For my part, the destruction of documents of any kind is very bad, and the urge to destroy letters seems deeply unwholesome, suggesting as it does that they were meant only for pleasure of a cinq-à-sept nature. 


It is so good to be reading Elizabeth Taylor again. I had begun to forget the sound of her voice, of her quick, dry observations that are nonetheless packed with import. The three novels that I have yet to read arrived at Crawford Doyle the other day; I’d been very good and not bought them off the shelf in London. I might have done, had I seen Palladian, the one of the three that I’d resolved to read first. It’s a retelling, or refiguring — all drolly self-conscious on the heroine’s part — of Jane Eyre. I can’t put it down, and probably won’t.

Yesterday, Ms NOLA and I celebrated the return of Summer Hours — the publishing world’s free Friday afternoons — by running around in the heat and humidity until I, at least, was quite wilted. After a nice lunch, we went to the clothes shop where I buy the things are too special or pricey to order from catalogues, and found myself a jaunty summer jacket. I was hoping for color — yellow or peach would have been dreamy — but colors are out in these austere times, so I settled, not discontentedly, for a navy blazer adorned with chalk stripes too wide and too widely spaced for it to be mistaken for a suit jacket. On a smaller man, it would cry out for bow ties and boaters, but I don’t think that I’ll have any trouble making it work for me. And I bought some crazy Robert Graham socks. (Mine are in khaki, not orange.) 

Then we went to MoMA, to see the Cindy Sherman show. I can’t write about it yet, because my head is bursting with responses, many of them contradictory. It feels as though the work — the later, larger pieces, not the Untitled Film Stills, which are wonderful and have always been wonderful, and undeniably engaging as art — had absolutely nothing to do with “art,” but the towering pile of notions that it did give rise to seem to totter and waver as if about to fall into the familiar mess of “art not yet understood.” I was very glad that I didn’t miss the show, but at the same time I felt that the show had nothing to say to me. I gather that Ms Sherman is a charming, intelligent, and attractive woman, but her work is thoroughly mined by the misery of a plain, somewhat doughy adolescent girl whose brains were of no interest to anybody. (Least of all to herself.) The only certainty is that I have no need to see the show a second time — but who knows how long that will last?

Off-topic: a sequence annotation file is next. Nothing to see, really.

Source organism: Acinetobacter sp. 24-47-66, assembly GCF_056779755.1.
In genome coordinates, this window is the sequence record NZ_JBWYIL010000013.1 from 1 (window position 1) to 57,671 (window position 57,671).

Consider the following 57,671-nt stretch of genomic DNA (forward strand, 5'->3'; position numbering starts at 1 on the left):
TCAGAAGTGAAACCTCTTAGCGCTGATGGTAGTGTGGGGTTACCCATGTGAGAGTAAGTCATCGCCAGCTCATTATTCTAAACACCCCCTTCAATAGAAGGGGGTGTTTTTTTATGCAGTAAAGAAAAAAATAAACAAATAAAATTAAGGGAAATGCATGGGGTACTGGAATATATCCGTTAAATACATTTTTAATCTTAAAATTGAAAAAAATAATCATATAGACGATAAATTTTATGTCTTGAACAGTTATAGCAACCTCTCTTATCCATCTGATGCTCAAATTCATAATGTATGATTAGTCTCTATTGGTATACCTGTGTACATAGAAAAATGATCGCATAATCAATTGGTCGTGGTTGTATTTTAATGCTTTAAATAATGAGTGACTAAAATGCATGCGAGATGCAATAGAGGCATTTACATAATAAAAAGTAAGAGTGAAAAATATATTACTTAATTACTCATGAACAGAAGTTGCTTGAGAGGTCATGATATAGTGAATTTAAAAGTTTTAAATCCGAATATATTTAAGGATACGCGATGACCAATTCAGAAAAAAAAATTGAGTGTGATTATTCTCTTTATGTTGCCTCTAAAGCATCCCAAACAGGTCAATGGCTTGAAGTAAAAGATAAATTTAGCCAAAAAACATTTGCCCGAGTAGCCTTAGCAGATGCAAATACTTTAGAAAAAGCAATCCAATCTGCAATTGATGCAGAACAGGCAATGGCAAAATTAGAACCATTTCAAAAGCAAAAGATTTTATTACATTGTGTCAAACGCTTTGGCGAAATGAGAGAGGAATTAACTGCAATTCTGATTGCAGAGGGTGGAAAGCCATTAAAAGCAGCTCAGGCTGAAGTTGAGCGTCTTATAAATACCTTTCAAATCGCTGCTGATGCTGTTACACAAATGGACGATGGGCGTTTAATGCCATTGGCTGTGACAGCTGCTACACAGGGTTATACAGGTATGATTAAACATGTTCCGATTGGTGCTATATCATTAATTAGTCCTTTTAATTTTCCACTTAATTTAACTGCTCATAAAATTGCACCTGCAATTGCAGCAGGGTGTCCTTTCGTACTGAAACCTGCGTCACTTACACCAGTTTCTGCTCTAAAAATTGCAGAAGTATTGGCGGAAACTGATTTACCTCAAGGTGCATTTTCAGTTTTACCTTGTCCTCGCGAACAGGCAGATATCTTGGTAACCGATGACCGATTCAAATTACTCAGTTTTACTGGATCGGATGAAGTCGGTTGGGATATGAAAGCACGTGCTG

Leaving MoMA, we had trouble finding a taxi. It was almost four o’clock, and the witching hours had already begun. Taxi after taxi flashed its off-duty lights and sped emptily past. I felt quite persecuted; dragging along midtown sidewalks was not how I wanted to expend what energy I had. Eventually we caght a cab on Madison, and went straight uptown to collect the Taylors.

Later, after Ms NOLA had gone off to run an errand of her own, before returning for dinner, I collected some boxes in the package room. Items that I ordered by phone on Wednesday arrived two days later. Well, in the case of the 25-pound bag of King Arthur Flour, the very next day. One of yesterday’s cartons contained three pairs of shorts, in burnt orange, lime, and Breton red, together with a seersucker shirt to with the orange shorts, which are cut a bit long and, arguably, regrettably, cargo shorts. I will not be wearing them out of the immediate neighborhood, and they’ll be great for Fire Island. I have just begun ordered pants and shorts in actual waist sizes, instead of elasticized ones; the latter are perfect for wearing around the house (I can’t bear to be in trousers when I’m working), but they come in the dreariest colors, sand, stone, mummy, ash-heap. Which reminds me of the most marvelous anecdote from Elizabeth and Ivy. Elizabeth Taylor’s first visit to Greece was on a cruise.